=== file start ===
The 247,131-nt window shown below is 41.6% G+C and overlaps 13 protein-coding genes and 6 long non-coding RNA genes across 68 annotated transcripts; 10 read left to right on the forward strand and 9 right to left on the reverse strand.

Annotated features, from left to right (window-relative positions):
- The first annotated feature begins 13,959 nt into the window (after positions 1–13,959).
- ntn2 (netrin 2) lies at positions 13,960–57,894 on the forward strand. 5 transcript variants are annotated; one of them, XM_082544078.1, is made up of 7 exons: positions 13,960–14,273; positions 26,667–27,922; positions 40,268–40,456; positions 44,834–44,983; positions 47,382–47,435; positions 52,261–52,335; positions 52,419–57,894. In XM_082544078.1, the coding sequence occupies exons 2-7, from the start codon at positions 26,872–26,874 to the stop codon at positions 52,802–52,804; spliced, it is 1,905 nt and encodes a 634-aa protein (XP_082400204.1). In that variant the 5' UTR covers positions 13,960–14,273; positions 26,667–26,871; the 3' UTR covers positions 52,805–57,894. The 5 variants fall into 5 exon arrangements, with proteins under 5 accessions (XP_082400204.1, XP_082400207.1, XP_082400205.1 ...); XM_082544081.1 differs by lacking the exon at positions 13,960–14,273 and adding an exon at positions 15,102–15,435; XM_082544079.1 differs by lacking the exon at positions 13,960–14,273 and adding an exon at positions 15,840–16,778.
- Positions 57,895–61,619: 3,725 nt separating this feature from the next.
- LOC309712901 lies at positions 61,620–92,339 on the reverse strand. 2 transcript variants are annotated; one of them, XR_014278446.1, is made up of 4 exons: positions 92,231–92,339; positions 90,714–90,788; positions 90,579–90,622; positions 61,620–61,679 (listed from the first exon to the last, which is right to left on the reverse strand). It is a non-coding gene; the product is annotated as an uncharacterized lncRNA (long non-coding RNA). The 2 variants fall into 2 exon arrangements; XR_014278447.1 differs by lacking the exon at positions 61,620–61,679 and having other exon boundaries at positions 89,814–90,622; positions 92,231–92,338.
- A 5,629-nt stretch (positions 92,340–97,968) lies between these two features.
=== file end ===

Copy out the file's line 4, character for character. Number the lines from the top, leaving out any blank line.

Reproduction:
- ntn2 (netrin 2) lies at positions 13,960–57,894 on the forward strand. 5 transcript variants are annotated; one of them, XM_082544078.1, is made up of 7 exons: positions 13,960–14,273; positions 26,667–27,922; positions 40,268–40,456; positions 44,834–44,983; positions 47,382–47,435; positions 52,261–52,335; positions 52,419–57,894. In XM_082544078.1, the coding sequence occupies exons 2-7, from the start codon at positions 26,872–26,874 to the stop codon at positions 52,802–52,804; spliced, it is 1,905 nt and encodes a 634-aa protein (XP_082400204.1). In that variant the 5' UTR covers positions 13,960–14,273; positions 26,667–26,871; the 3' UTR covers positions 52,805–57,894. The 5 variants fall into 5 exon arrangements, with proteins under 5 accessions (XP_082400204.1, XP_082400207.1, XP_082400205.1 ...); XM_082544081.1 differs by lacking the exon at positions 13,960–14,273 and adding an exon at positions 15,102–15,435; XM_082544079.1 differs by lacking the exon at positions 13,960–14,273 and adding an exon at positions 15,840–16,778.